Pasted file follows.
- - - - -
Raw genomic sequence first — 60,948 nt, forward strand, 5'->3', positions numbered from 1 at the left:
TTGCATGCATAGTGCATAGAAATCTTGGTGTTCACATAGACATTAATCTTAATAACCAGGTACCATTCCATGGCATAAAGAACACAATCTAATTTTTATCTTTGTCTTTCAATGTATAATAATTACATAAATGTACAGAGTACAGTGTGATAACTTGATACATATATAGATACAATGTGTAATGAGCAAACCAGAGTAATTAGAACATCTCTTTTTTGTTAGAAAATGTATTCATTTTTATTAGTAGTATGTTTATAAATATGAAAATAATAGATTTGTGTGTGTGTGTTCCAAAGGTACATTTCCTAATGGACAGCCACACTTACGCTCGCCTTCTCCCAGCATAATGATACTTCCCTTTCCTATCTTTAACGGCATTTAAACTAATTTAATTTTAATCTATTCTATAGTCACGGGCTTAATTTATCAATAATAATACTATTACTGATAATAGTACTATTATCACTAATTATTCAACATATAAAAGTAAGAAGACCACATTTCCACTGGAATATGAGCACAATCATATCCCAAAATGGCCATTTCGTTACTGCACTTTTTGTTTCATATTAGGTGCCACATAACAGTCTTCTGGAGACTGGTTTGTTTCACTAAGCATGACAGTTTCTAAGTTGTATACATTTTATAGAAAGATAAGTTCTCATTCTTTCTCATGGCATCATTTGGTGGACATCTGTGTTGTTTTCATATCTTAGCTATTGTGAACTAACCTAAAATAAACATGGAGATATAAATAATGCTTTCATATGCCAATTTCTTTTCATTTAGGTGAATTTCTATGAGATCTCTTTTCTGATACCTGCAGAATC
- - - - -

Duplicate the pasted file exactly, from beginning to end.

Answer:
Raw genomic sequence first — 60,948 nt, forward strand, 5'->3', positions numbered from 1 at the left:
TTGCATGCATAGTGCATAGAAATCTTGGTGTTCACATAGACATTAATCTTAATAACCAGGTACCATTCCATGGCATAAAGAACACAATCTAATTTTTATCTTTGTCTTTCAATGTATAATAATTACATAAATGTACAGAGTACAGTGTGATAACTTGATACATATATAGATACAATGTGTAATGAGCAAACCAGAGTAATTAGAACATCTCTTTTTTGTTAGAAAATGTATTCATTTTTATTAGTAGTATGTTTATAAATATGAAAATAATAGATTTGTGTGTGTGTGTTCCAAAGGTACATTTCCTAATGGACAGCCACACTTACGCTCGCCTTCTCCCAGCATAATGATACTTCCCTTTCCTATCTTTAACGGCATTTAAACTAATTTAATTTTAATCTATTCTATAGTCACGGGCTTAATTTATCAATAATAATACTATTACTGATAATAGTACTATTATCACTAATTATTCAACATATAAAAGTAAGAAGACCACATTTCCACTGGAATATGAGCACAATCATATCCCAAAATGGCCATTTCGTTACTGCACTTTTTGTTTCATATTAGGTGCCACATAACAGTCTTCTGGAGACTGGTTTGTTTCACTAAGCATGACAGTTTCTAAGTTGTATACATTTTATAGAAAGATAAGTTCTCATTCTTTCTCATGGCATCATTTGGTGGACATCTGTGTTGTTTTCATATCTTAGCTATTGTGAACTAACCTAAAATAAACATGGAGATATAAATAATGCTTTCATATGCCAATTTCTTTTCATTTAGGTGAATTTCTATGAGATCTCTTTTCTGATACCTGCAGAATC